The maxim that you don’t fix what ain’t broke doesn’t apply to hotel bars apparently: From the bar and restaurant at the Bulgari Hotel in London to the famous Long Bar at Raffles in Singapore, perfectly lovely hotel watering holes have been undergoing major redesigns of late, all the better to inject a little freshness into much-loved spaces and to attract a new league of tipplers.
In Toronto, the trend continues at the city’s Four Seasons Hotel, where an invigoration of the lobby and popular d|bar was completed not long ago by designer Alison McNeil. McNeil was a design director at Yabu Pushelberg when she worked on the look of the original lobby bar in 2012, the year that the 30-storey hotel opened in its new Yorkville location.
McNeil is now a principal at Dialog, for whom she oversaw the new design, an elegant tweaking that pays homage to hospitality legend Isadore Sharp, the founder of Four Seasons.
“You can’t tell the story of Four Seasons Hotel Toronto without telling the story of Mr. Sharp himself,” says McNeil, who did so by injecting the revived spaces with an updated take on 1960s modernism. The tribute is most apparent in a discreet nook called Sharp’s Corner. Located beneath the lobby stairs, it’s adorned with images of Sharp’s early career and affords guests a relaxed and private space for conversation.
Overall, the redesign follows a symmetrical plan, with a logical progression from reception and lobby to lounge and bar. This clear path, defined by a pullback of the carpeted flooring, addressed a challenge in the previous lobby, where guests were often invading quiet conversation zones by cutting through the space. The new design creates clearly defined zones for privacy and socialization, with charging stations discreetly incorporated into custom designed millwork. The centre of the new space is defined by a large hanging sculpture by ceramic artist Alissa Coe.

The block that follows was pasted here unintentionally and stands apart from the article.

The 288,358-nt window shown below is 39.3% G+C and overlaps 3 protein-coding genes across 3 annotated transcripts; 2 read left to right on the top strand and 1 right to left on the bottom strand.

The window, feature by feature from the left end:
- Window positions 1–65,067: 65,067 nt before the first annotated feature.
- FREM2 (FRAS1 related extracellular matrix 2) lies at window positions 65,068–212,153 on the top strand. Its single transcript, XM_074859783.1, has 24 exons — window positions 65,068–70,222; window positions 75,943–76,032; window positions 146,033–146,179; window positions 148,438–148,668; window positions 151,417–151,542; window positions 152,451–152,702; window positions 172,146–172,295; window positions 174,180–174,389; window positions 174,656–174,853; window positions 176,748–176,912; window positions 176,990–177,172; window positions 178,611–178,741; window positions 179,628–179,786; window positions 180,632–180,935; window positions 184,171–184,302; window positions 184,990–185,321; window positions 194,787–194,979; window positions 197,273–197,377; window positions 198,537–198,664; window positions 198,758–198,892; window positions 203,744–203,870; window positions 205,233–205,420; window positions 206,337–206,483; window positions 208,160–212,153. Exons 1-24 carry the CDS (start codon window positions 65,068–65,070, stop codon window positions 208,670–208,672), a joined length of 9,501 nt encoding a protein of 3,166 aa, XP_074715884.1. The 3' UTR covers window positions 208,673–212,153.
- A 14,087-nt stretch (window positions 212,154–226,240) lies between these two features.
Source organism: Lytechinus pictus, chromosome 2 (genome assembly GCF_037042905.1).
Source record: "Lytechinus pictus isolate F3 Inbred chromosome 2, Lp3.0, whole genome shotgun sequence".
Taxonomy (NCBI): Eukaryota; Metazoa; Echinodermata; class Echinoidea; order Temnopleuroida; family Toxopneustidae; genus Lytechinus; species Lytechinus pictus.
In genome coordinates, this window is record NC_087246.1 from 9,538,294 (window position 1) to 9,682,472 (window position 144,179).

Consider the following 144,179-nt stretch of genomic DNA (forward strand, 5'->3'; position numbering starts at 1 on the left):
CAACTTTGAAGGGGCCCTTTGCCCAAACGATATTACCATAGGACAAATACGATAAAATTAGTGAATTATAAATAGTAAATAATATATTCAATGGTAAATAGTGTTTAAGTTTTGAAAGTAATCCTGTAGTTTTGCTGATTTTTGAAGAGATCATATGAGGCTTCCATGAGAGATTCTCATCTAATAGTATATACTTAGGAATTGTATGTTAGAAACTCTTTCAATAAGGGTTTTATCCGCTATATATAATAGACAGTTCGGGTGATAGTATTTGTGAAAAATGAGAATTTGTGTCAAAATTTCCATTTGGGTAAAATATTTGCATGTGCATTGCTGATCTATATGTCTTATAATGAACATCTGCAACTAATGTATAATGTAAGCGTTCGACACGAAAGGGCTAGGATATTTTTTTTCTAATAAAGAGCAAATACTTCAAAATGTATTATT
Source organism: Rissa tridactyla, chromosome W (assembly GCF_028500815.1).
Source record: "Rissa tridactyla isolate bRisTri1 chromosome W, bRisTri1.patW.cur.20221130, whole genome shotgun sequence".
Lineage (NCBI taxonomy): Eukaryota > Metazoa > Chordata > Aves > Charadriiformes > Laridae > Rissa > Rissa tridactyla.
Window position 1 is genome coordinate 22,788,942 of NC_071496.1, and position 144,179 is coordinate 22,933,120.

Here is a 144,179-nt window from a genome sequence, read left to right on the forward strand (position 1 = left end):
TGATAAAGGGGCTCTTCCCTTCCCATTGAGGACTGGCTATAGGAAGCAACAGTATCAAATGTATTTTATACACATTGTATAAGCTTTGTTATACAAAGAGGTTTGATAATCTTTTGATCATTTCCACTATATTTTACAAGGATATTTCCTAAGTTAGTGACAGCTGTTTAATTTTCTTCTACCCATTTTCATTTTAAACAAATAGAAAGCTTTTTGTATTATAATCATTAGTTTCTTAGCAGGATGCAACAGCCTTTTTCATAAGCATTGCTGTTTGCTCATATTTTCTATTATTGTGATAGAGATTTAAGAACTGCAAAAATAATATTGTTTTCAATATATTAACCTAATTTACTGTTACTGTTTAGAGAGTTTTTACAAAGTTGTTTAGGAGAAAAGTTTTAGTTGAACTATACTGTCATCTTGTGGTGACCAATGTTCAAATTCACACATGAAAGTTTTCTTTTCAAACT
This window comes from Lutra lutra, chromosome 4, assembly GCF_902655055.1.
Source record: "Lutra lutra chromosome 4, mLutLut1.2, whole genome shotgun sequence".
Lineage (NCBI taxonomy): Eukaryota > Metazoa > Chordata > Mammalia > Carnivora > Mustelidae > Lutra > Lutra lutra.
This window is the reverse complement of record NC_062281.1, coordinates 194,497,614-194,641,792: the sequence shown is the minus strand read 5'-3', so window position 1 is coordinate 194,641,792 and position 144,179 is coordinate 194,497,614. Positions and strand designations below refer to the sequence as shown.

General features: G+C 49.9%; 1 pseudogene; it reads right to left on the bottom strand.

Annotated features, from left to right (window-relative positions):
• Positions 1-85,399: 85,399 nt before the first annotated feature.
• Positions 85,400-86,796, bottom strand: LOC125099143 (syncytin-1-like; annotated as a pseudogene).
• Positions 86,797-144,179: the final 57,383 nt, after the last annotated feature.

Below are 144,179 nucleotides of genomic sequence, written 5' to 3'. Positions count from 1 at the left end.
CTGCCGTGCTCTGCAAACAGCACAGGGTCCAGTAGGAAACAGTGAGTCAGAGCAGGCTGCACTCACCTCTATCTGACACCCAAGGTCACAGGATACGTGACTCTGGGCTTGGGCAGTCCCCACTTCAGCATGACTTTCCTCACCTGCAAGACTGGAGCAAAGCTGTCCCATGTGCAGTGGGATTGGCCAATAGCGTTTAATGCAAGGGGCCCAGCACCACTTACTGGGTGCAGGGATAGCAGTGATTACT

Palette-wise, the new colour scheme is an earthy yet sophisticated array including olive, blush, natural grey and brass: favourite tones, the hotel says, of new owner Shahid Khan, the Pakistani-American billionaire who also counts the National Football League’s Jacksonville Jaguars and English Premier League’s Fulham F.C. among his holdings.
This palette is carried through the custom-made furniture and fixtures, some of which have been crafted locally in Ontario. Olive furniture positioned at the bar’s core contrasts with blush glass between the alcoves, while custom light fixtures mimic fluttering dragonflies.
Behind the bar, a large art installation displays visuals by Toronto studio Moss & Lam. It can also be programmed to feature commissioned pieces by other artists and even to broadcast important sports events.
According to Dialog, the new design adds 30 per cent more seating to d|bar, “offering guests the ability to sit alone at a table, shimmy up to the bar or relax on a banquette.” Ultimately, the design firm adds, “customers can make the choice to be as private as they want or socialize with ease.”